Rep Anthony Weiner (D-NY) will leave Congress temporarily to tend to his personal life, a spokeswoman for the Congressman, Risa Heller told TPM on Saturday. The move falls short of a resignation, which Minority Leader Nancy Pelosi and a group of top Democratic officials publicly demanded
earlier the same day.
"Congressman Weiner departed this morning to seek professional treatment to focus on becoming a better husband and healthier person," the statement reads. "In light of that, he will request a short leave of absence from the House of Representatives so that he can get evaluated and map out a course of treatment to make himself well. Congressman Weiner takes the views of his colleagues very seriously and has determined that he needs this time to get healthy and make the best decision possible for himself, his family and his constituents."
If his goal was to head off the calls for his resignation from Democratic leadership, he did not succeed. "At the time of her statement this afternoon, Leader Pelosi was already aware of Congressman Weiner's intention to take a leave of absence in order to seek treatment," an aide to Pelosi told TPM in an e-mail.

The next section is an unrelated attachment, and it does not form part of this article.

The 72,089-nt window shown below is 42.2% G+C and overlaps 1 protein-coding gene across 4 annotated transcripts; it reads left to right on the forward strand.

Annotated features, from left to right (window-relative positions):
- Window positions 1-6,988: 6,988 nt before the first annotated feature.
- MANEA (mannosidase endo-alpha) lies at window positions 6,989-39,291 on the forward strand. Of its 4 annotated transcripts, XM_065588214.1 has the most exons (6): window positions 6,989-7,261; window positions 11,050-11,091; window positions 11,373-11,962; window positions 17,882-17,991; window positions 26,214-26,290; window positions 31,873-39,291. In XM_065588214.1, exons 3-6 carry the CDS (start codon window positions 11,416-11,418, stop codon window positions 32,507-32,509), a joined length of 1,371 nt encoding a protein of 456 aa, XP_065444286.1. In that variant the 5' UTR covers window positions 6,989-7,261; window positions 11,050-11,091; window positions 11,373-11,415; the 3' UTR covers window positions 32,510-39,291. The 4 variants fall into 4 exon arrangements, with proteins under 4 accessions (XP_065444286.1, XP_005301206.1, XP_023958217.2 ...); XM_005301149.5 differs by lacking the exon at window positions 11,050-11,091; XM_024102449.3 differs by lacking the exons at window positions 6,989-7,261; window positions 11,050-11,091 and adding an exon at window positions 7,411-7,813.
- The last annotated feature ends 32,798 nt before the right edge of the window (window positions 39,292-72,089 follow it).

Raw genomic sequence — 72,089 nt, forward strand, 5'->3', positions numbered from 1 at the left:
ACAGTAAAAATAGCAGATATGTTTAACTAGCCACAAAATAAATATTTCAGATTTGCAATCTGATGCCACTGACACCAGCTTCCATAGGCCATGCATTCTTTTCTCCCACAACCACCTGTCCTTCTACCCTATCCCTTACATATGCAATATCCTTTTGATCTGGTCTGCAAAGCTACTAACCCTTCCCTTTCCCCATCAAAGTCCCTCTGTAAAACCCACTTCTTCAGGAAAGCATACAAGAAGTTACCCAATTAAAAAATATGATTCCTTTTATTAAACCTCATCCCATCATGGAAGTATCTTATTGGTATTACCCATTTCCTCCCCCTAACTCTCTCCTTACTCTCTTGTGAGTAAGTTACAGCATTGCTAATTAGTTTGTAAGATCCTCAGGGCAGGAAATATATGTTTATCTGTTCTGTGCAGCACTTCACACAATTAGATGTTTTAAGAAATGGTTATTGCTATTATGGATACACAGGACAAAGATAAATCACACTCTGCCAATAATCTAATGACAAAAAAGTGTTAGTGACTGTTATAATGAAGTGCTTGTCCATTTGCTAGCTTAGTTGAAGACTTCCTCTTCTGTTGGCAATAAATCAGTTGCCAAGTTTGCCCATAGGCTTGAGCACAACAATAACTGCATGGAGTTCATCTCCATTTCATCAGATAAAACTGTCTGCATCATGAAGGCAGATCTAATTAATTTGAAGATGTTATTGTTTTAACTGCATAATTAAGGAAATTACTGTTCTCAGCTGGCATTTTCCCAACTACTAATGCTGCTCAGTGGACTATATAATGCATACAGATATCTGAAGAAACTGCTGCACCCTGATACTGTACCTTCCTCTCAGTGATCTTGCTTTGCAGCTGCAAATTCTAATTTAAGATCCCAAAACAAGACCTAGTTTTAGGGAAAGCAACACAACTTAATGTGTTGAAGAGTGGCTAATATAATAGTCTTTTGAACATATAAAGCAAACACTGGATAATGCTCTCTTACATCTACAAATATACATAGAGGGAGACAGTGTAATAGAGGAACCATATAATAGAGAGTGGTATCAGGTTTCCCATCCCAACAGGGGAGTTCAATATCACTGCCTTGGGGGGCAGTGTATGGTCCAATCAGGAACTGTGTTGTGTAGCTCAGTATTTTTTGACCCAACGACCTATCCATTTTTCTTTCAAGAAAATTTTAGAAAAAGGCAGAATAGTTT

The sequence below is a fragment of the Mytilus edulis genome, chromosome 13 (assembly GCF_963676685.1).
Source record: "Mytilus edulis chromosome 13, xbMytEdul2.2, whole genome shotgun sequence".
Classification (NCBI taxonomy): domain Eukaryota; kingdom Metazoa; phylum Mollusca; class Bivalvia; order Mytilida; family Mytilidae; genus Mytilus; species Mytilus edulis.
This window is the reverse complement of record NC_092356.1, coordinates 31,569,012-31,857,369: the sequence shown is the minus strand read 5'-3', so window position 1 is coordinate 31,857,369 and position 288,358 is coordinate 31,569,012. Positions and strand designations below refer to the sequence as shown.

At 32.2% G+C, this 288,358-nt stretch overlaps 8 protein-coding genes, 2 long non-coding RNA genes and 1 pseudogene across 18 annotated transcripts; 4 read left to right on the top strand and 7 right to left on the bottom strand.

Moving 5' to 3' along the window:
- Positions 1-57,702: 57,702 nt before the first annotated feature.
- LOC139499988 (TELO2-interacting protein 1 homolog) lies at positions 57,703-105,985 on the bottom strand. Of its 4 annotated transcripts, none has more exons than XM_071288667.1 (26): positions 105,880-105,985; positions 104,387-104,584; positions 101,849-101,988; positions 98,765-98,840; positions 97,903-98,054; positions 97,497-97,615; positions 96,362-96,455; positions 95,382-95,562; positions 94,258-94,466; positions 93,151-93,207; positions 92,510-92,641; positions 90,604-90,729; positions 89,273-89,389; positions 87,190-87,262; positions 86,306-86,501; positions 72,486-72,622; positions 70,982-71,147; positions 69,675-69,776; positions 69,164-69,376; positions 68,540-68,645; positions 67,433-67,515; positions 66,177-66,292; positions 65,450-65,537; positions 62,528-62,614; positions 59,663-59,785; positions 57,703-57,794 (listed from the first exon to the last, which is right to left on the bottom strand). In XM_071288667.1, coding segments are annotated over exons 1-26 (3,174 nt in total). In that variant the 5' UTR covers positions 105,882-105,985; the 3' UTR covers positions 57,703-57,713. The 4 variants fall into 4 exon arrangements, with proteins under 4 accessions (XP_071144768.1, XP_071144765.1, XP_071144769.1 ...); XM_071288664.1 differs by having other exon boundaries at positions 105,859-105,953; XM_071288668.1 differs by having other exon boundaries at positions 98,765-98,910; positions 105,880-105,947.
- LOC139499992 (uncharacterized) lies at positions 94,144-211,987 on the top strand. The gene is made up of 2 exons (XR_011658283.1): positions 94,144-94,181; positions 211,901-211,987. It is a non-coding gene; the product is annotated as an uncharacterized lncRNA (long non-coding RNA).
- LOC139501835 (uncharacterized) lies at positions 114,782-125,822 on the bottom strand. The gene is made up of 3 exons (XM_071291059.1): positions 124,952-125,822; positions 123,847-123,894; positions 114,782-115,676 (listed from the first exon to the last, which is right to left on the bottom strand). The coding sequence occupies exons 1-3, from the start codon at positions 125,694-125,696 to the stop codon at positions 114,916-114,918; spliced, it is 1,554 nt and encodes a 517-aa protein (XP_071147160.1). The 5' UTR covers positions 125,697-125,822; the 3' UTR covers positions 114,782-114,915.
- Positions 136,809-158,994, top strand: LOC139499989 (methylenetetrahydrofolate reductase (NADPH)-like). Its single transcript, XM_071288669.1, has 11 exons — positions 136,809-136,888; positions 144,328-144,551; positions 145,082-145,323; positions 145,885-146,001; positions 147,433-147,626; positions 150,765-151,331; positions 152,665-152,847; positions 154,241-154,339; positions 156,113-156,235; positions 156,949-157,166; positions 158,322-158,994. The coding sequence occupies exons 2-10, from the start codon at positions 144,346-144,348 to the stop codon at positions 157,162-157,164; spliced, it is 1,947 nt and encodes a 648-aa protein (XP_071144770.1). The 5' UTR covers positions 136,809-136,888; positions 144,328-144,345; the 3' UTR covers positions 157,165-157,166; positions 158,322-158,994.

Weiner's announcement came shortly after his office confirmed that the Congressman exchanged messages online
with a 17-year old female high school student in Delaware, although he and the family of the girl in question both say that nothing inappropriate occurred.
According to House rules, members can request a formal "leave of absence,"
but the term has no actual legal or constitutional significance. The Congressional Record often notes leaves of absence on individual votes with explanations like illness, official business, or family matters, with their inclusion approved by unanimous consent, but a substantial leave may fall under a separate procedure. A Democratic aide told TPM that members' requests for a leave of absence over an extended period are approved automatically, but Speaker Boehner's office is reportedly still consulting the rules
to determine whether that's correct.
Update 6/12/11: Leaves of absence do not require approval from Speaker Boehner and are handled within Weiner's caucus, according to a Republican aide.